My neighbor is hardly alone in believing that everything happens for a reason. Life is less frightening that way. But even when I believed God was far more hands-on with his creations than I believe now, I didn't share that sentiment. How could I? In four separate incidents in the last week or so, a teenage boy, two college cheerleaders, a little girl and her parents, and a very young woman were shot by psychopaths for making simple and entirely harmless mistakes. All these shootings happened in the United States, but you already knew that. Miraculously, all of these people except for the very young woman survived. I say "miraculously" because it's a normal and appropriate figure of speech, but I don't believe any real miracles occurred at all. I think most of them got lucky and Kaylin Gillis didn't. I don't see how I could accept a God who intervened to save the others but got to Kaylin Gillis and said, "I'm sorry, I have a very important and immutable divine plan that desperately requires you to die at age twenty. This piece of shit was foreordained to shoot you and if he hadn't, I would have arranged an accident anyway. Fuck your parents, fuck your younger sisters, fuck your long-term boyfriend who wanted to spend the rest of his life with you and nobody else."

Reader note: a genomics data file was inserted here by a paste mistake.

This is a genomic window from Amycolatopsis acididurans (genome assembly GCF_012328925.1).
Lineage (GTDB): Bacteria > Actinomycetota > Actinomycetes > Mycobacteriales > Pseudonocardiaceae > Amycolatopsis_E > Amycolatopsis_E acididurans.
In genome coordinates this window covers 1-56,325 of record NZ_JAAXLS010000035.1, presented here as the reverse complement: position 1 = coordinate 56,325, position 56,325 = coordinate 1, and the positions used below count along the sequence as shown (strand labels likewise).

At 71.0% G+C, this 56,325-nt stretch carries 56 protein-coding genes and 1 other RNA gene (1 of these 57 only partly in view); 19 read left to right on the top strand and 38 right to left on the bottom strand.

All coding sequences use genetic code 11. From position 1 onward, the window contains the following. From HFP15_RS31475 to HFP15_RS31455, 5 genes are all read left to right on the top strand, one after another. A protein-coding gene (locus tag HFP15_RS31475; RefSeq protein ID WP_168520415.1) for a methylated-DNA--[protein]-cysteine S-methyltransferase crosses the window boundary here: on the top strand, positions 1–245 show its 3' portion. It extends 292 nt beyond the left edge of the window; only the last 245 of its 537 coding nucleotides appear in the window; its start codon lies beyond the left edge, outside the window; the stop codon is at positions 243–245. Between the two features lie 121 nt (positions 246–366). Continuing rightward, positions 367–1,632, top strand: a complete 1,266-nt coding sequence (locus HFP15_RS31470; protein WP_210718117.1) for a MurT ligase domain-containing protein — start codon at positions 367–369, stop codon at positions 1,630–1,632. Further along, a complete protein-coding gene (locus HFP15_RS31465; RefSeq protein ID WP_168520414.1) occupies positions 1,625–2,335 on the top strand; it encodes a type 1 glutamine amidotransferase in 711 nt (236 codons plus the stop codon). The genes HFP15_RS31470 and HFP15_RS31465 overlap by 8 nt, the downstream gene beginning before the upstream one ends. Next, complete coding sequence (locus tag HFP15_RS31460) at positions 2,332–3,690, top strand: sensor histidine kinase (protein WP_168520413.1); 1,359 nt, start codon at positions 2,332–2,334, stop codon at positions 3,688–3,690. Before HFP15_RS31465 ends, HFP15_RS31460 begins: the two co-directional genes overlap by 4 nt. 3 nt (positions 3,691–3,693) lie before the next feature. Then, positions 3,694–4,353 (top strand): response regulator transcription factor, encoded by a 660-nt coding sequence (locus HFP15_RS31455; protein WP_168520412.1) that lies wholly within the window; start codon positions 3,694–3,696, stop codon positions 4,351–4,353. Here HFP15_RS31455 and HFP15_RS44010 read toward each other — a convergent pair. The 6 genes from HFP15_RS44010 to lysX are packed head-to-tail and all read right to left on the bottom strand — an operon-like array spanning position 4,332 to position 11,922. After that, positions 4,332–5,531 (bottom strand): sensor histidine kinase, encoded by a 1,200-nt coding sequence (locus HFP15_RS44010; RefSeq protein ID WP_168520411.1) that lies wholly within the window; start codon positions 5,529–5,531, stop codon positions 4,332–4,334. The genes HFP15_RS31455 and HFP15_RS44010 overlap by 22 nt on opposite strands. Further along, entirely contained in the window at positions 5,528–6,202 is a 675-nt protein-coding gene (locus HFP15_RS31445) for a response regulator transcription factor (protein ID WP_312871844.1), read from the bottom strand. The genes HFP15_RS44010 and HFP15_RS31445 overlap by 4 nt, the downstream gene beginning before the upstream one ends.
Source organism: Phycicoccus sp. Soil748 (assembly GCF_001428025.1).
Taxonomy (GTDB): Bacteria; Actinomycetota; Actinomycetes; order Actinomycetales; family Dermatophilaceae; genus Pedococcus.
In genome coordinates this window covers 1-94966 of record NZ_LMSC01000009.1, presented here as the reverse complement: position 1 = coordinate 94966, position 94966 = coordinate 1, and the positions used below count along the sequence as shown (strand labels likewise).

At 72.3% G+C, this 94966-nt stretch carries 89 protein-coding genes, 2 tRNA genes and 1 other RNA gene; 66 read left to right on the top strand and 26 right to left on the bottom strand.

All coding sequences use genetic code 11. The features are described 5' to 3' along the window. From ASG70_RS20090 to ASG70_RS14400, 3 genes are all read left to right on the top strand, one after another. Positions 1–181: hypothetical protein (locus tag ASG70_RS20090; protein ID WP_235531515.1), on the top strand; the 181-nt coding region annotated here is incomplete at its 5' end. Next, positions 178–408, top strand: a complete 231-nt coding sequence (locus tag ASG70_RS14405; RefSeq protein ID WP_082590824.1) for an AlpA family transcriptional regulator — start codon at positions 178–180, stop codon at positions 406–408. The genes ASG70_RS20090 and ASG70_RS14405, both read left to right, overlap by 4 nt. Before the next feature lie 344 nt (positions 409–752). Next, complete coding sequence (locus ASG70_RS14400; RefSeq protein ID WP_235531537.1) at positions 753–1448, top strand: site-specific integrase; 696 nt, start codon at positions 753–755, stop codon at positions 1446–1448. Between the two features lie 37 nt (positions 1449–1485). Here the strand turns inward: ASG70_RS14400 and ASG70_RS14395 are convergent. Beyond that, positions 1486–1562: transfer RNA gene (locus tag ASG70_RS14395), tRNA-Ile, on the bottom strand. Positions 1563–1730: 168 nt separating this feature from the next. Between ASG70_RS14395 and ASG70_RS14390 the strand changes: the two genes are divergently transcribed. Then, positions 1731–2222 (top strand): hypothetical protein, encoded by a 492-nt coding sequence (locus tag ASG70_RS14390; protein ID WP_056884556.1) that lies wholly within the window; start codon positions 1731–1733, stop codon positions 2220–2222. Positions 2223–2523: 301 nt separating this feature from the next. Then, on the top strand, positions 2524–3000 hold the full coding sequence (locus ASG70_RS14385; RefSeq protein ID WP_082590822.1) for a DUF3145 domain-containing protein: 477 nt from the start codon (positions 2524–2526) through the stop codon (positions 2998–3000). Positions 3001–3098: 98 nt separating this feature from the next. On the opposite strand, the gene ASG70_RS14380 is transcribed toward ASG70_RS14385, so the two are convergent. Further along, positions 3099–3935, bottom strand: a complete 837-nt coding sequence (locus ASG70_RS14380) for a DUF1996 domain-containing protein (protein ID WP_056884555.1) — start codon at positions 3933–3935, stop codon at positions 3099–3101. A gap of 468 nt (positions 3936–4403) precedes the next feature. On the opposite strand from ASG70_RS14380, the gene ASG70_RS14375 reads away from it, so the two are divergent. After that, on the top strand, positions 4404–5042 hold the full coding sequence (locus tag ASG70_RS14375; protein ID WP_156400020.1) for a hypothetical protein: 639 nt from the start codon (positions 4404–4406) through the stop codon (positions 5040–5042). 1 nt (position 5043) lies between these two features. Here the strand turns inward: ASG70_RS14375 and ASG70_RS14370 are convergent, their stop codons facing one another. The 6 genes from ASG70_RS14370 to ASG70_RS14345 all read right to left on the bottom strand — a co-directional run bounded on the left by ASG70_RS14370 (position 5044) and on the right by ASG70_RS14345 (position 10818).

Which brings me to another issue that first occurred to me years ago when I read about an LDS woman whose boyfriend was killed in a mass shooting. It was in the United States, but you already knew that. Anyway, the LDS Church teaches that the Atonement of Jesus Christ will make everything right in the next life and fix every injustice. And that's a beautiful thing to believe. But I don't see how it could fix everything for Kaylin Gillis and her boyfriend. They wanted to be together. But Kevin Monahan took away their agency to make that choice. Agency is one of the most important things in the LDS paradigm, so why does God let people take other people's away? Why does Kevin Monahan's agency trump theirs? Now Kaylin Gillis' boyfriend could stay alone for the rest of his life and then be reunited with her in the afterlife and still be with her for eternity. But if at any point he does marry someone else, then she has to either find someone else too or join them as a polygamous wife. And actually, because of deaths and remarriages I don't see a way around the polygamy problem for eternal marriage in general, although the LDS Church could make it not sexist by letting women be sealed to multiple husbands too. In any case, their eternal destinies have been altered in a way that the Atonement may not be able to reverse.